Mellow Mark has been a pioneer of the reggae scene in Germany for 20 years. He among others has helped to build up the conscious and revolutionary movement. He has been traveling the world with his music and lyrics in German and is now presenting his first English tune intentionally not in Patois but in his natural English voice.
The music was produced by the Austrian group House of Riddim, who play often with Anthony B. The video was shot in Tenerife and edited by Lukas Kellner, Berlin shooting was coordinated by Raùl Gonzales and the final cut was made by Ring-a-Ting. The story of “Stay Humble” is a story of success and failure, with the message being, that even in life's ups one should never lose humbleness as this is one of the teachings of wisdom. It’s also Mark’s personal story and that of the beautiful Nadja Benaissa, starring in the video.
The giant of Congolese music passed away on October 12, 1989 in Brussels. It was thirty years ago. His music and his heritage have remained alive, more than ever.
“De mi amor”. Among the many nicknames of François “Franco” Luambo, it is undoubtedly the most affectionate. It sounds like a Cuban bolero or cha-cha-chá, one of those genres that gave birth to the Congolese rumba and its first child, OK Jazz – the orchestra of his life, founded in 1956.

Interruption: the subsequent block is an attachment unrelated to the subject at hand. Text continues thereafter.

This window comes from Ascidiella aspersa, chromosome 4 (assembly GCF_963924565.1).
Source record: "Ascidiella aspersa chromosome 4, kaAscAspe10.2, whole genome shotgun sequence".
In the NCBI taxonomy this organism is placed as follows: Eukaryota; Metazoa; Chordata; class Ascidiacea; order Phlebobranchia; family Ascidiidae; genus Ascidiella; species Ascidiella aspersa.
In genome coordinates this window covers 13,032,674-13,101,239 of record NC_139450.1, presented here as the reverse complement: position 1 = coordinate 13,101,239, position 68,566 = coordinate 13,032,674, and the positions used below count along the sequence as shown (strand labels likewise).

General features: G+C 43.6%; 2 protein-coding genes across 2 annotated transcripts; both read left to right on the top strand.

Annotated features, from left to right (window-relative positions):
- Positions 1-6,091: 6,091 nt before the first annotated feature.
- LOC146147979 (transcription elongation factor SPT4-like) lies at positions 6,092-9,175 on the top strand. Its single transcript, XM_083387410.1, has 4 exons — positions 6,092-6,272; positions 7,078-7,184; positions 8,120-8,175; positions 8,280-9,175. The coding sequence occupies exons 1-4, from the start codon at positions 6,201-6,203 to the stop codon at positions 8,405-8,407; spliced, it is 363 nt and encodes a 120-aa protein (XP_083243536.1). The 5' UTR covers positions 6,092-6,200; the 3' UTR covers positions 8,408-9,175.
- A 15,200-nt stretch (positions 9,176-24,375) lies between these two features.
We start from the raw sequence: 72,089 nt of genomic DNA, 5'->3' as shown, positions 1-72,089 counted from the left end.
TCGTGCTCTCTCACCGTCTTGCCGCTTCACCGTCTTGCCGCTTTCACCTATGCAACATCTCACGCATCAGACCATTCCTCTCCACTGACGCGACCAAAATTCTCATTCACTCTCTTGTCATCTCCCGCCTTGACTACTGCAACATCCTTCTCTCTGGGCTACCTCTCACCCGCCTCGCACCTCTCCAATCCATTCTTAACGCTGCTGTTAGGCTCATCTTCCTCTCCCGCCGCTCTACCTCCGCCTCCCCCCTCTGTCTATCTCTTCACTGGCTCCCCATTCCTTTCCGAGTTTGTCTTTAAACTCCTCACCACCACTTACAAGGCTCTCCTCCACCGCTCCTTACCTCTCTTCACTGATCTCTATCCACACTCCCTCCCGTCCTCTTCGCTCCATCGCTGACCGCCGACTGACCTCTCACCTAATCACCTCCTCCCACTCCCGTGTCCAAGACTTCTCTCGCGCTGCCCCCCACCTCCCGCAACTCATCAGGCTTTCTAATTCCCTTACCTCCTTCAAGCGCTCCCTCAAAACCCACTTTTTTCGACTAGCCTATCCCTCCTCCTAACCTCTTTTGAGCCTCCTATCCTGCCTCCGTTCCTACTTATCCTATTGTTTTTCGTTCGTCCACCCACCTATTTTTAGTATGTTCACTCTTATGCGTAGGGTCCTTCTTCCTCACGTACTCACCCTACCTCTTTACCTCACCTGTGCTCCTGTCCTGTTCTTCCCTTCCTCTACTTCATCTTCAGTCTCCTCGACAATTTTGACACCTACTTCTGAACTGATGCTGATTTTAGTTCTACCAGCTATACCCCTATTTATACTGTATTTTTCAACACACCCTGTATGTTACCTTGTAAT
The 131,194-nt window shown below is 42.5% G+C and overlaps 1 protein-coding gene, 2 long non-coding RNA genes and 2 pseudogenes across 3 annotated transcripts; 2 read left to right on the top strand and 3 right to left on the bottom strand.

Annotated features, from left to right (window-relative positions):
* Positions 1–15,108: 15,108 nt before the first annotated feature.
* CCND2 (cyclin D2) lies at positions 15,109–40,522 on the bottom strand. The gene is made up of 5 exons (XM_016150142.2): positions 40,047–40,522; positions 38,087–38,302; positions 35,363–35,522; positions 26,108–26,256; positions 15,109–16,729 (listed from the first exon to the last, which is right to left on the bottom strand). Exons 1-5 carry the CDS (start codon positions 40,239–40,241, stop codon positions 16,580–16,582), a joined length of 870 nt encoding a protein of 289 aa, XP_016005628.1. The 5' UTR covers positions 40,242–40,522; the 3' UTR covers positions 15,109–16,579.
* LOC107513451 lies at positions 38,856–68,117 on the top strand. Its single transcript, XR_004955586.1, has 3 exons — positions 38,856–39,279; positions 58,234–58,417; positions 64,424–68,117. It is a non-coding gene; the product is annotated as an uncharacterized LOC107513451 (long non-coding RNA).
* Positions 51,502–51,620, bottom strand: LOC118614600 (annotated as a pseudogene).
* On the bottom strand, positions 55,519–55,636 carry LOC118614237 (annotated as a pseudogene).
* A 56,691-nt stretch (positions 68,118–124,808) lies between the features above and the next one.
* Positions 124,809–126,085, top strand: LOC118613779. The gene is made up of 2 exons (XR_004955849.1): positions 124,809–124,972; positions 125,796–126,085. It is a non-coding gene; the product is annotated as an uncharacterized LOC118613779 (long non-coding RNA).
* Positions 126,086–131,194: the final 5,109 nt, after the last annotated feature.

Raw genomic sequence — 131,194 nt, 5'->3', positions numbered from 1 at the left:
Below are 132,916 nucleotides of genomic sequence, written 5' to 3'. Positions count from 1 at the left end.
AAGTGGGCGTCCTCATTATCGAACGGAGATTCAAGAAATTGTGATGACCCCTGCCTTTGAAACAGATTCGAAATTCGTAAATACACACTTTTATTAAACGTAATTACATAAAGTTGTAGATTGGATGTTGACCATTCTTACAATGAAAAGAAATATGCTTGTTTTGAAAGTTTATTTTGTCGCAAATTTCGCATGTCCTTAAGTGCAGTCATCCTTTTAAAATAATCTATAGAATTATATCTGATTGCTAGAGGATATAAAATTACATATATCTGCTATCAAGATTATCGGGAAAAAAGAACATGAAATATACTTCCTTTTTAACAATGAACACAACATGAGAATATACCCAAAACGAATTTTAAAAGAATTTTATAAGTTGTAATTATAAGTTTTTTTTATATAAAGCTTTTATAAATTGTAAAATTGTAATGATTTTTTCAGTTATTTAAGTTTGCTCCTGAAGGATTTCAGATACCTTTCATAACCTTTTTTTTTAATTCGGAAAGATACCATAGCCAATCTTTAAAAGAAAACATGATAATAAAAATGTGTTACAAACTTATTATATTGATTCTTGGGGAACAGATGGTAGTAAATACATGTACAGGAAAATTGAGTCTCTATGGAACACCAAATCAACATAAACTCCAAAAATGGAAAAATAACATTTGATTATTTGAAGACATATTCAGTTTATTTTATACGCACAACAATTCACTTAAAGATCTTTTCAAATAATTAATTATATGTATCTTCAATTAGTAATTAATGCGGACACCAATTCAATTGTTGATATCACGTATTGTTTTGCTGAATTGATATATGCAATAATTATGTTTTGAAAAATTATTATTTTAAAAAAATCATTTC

“De mi amor”. The nickname also says a lot about the love that the Zairians – and the inhabitants of Kinshasa more specifically –, gave him. Kinshasa was a vivid scene, and Franco watched its characters perform a new play every day, in which the human condition was being told. He deserved his other nickname, “the African Balzac” (from the 19th century French renowned writer, author of “The Human Comedy”), for the Kinshasa comedy was the raw matter of his songs: often funny, provocative, poetic – with the help of his right-hand-man, Simaro Lutumba –, full of images and metaphors, and always full of truth, above all.
That’s actually what the priest recalled during the artist’s funeral oration in Cathedral Our Lady of the Congo: “Yes, Franco was a prophet. And if he was considered an agitator, it was only because he delivered a frank and upfront message, that put to the test the conscience of the listeners. As he himself said, his mission was to provoke, denounce and tell the truth.” That day, on the 17th of October, his coffin entered the Gombe cemetery in Kinshasa, followed by inconsolable devotees and the whole country, who observed four days of national mourning, as Mobutu had announced.